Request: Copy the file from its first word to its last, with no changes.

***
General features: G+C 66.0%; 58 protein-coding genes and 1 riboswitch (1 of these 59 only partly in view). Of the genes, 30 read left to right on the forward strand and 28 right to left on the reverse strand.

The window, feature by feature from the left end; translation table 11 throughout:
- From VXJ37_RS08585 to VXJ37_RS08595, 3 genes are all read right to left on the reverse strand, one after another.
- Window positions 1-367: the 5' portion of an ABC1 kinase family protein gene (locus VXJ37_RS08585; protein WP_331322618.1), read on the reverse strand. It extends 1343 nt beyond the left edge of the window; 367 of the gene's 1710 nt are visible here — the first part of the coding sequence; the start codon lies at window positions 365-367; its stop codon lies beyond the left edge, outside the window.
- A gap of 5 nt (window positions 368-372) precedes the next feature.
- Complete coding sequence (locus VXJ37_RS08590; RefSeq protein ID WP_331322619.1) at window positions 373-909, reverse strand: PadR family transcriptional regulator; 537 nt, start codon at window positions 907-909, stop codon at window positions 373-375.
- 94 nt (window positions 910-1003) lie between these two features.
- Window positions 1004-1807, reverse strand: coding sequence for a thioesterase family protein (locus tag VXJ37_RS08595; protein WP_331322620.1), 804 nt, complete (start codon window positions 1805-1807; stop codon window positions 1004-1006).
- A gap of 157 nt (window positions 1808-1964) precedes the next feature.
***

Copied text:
General features: G+C 66.0%; 58 protein-coding genes and 1 riboswitch (1 of these 59 only partly in view). Of the genes, 30 read left to right on the forward strand and 28 right to left on the reverse strand.

The window, feature by feature from the left end; translation table 11 throughout:
- From VXJ37_RS08585 to VXJ37_RS08595, 3 genes are all read right to left on the reverse strand, one after another.
- Window positions 1-367: the 5' portion of an ABC1 kinase family protein gene (locus VXJ37_RS08585; protein WP_331322618.1), read on the reverse strand. It extends 1343 nt beyond the left edge of the window; 367 of the gene's 1710 nt are visible here — the first part of the coding sequence; the start codon lies at window positions 365-367; its stop codon lies beyond the left edge, outside the window.
- A gap of 5 nt (window positions 368-372) precedes the next feature.
- Complete coding sequence (locus VXJ37_RS08590; RefSeq protein ID WP_331322619.1) at window positions 373-909, reverse strand: PadR family transcriptional regulator; 537 nt, start codon at window positions 907-909, stop codon at window positions 373-375.
- 94 nt (window positions 910-1003) lie between these two features.
- Window positions 1004-1807, reverse strand: coding sequence for a thioesterase family protein (locus tag VXJ37_RS08595; protein WP_331322620.1), 804 nt, complete (start codon window positions 1805-1807; stop codon window positions 1004-1006).
- A gap of 157 nt (window positions 1808-1964) precedes the next feature.